Keynes' Blueprint

June 16, 1995|By JONATHAN POWER

LONDON — London. -- Badly shaken by the turbulence in the money markets and the Mexican crash, the Group of Seven leaders meet in Canada this weekend determined, according to their rhetoric, to fix the world's financial system, but programmed by their advisers not to stray from a safe brief.

Reforming the international financial institutions -- the International Monetary Fund and the World Bank -- with a safe brief is like conceiving children with safe sex, possible only by error or inadvertence.

John Maynard Keynes, one of the two great architects of the post-war reform of the disordered financial world that sowed the seeds for war, had a blueprint that is worth discussing again today:

* Keynes proposed an International Monetary Fund of a size equal to one-half of the world's imports, enabling it to exercise a major influence on the global monetary system. Today it controls liquidity equal to 2 percent of world imports in an age when more than a trillion dollars cross international boundaries every 24 hours.

* Keynes wanted the IMF to become a world central bank issuing its own reserve currency and creating sufficient international reserves whenever and wherever needed. Today, the IMF does possess a very minor currency, the so-called SDRs (Special Drawing Rights), but they constitute only 3 percent of the world liquidity. How can it do a good job in Russia, in Algeria or in Mexico when its hands are so tied?

* Keynes regarded balance of payments surpluses as a vice and deficits a virtue, since deficits sustained effective global demand. He advocated a penal rate of interest of 1 percent per month on outstanding surpluses. Imagine the effect of such a policy applied to Japan: The Japanese-American trade quarrel would simply not exist.

* Keynes believed there was no need for persistent debt problems -- surpluses would be simply used by the IMF to finance deficits. ''The lost decade'' of the 1980s that almost broke the back of Latin America would never have been.

At the time, in 1944, it looked as if Keynes and his American colleague, Harry White, had persuaded the international community to reject unilateralism in favor of multilateralism.

But here we are today, with nothing but improvisations, either made unilaterally or by a loose and uneven coordination of the G7.

The IMF, in effect, has become a policeman of the poorer countries of the Third World, handing out punitive measures for dealing with debt problems and for fulfilling international reserve requirements.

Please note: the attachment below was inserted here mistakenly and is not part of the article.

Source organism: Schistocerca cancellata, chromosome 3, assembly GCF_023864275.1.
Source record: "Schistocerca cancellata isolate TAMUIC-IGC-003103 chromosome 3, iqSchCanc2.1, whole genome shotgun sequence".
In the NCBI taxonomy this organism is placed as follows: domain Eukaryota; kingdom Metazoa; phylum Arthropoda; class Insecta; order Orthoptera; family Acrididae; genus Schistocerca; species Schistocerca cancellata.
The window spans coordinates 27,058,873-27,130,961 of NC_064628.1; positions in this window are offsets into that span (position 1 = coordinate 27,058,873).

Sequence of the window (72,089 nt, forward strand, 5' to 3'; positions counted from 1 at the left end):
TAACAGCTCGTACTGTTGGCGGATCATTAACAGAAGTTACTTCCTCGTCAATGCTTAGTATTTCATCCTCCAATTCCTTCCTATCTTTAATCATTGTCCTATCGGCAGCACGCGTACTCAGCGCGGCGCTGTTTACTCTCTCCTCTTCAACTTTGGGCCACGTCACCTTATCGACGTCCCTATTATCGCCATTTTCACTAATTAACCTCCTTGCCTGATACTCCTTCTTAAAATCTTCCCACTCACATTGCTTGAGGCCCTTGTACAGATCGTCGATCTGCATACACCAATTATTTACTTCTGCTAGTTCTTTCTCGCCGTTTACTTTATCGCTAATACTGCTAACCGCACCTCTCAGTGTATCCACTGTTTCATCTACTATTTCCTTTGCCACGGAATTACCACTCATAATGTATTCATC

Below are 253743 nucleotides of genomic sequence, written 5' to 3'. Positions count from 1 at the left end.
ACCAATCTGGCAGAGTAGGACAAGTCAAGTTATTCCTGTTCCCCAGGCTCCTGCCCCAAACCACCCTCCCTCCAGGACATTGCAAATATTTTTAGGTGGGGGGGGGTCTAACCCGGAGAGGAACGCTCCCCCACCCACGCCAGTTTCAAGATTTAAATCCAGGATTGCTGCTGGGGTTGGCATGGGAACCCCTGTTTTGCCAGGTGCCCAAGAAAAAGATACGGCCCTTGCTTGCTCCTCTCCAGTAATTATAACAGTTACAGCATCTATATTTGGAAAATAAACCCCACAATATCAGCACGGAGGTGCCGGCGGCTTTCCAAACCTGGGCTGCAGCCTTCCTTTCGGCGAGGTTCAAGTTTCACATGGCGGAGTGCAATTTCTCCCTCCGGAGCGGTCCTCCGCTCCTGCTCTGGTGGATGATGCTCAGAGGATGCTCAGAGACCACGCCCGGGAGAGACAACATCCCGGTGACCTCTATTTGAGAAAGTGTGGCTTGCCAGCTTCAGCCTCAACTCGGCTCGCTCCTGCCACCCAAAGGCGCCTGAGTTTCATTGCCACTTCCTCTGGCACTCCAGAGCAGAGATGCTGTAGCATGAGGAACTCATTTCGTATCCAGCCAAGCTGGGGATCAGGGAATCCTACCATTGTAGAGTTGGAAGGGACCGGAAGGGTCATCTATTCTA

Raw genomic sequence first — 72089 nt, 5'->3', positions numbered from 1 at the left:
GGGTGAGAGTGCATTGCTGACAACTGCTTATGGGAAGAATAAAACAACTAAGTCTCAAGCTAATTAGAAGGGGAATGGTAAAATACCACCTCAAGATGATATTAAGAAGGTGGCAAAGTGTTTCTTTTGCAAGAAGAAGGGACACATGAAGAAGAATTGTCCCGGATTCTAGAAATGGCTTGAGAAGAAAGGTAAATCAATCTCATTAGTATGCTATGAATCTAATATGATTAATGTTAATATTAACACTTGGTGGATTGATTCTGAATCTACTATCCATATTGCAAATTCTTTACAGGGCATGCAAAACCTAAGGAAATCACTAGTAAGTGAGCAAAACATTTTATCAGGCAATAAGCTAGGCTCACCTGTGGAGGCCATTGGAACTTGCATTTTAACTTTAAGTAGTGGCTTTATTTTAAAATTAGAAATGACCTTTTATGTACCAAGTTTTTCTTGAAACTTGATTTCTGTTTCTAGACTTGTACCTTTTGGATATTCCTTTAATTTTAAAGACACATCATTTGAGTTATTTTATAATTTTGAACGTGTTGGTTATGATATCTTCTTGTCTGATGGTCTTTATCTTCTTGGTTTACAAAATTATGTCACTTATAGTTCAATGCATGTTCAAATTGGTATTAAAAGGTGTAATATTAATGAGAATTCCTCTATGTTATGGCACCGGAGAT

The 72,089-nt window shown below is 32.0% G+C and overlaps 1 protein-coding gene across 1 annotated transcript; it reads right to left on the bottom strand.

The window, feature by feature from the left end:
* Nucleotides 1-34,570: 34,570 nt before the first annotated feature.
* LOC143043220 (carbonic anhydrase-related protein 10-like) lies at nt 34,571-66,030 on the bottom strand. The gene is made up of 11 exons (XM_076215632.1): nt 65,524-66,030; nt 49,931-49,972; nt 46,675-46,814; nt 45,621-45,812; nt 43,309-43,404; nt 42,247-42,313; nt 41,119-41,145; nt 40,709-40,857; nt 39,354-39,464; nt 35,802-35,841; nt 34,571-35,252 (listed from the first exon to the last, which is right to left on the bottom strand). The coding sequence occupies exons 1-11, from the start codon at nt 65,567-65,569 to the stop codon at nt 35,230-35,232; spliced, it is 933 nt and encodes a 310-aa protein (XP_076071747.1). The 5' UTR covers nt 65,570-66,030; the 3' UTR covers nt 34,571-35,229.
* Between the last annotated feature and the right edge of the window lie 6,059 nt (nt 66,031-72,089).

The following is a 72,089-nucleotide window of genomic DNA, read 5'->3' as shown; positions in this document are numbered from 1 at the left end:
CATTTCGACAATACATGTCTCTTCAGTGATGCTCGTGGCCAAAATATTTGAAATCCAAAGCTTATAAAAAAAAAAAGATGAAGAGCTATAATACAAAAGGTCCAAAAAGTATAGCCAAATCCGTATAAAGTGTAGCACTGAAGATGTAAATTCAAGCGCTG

Its sister organization, the World Bank, has failed, too, except perhaps in South Korea, to build up the creditworthiness of individual developing countries. It no longer transfers any significant resources to developing countries. Recently, its net resource transfers have been negative, to the tune of $1 billion to $2 billion a year. In fact, the Bank is recycling the repayments of its own debts rather than creating any new resources.

Never in the 50 years of the international financial institutions has the need for a redesign been more obvious.

The IMF needs to recover its role as the ballast that stabilizes global economic activity. It needs to act as a lender of last resort to financial institutions and to be able to calm the financial markets when they become disordered. It needs to be able to regulate banks and financial institutions by applying a small tax on international currency transactions to curb excessive speculation.

And it needs to start creating substantial new amounts of liquidity, especially now, when global inflationary pressures are low and most industrial countries are concentrating on reducing their budget deficits.

The World Bank must find ways of recycling larger resources to )) developing countries in such a way as to promote a better distribution of income and a long-term economic growth. One way the Bank might raise extra money would be through a speculation tax which, if set at a modest 0.5 percent, would bring in $1.5 trillion a year.

The Bank, too, could take on the role of an international investment trust, selling bonds to nations with a surplus and lending the proceeds to developing countries.

Keynes made his blueprint when the bombs were still raining on London. The crash of Mexico and the collapse of Barings bank can't be compared with that. Nevertheless, the world is risking its own financial stability and economic success -- and the jobs, livelihoods and well-being of its people.

B6 Jonathan Power writes a column on the Third World.

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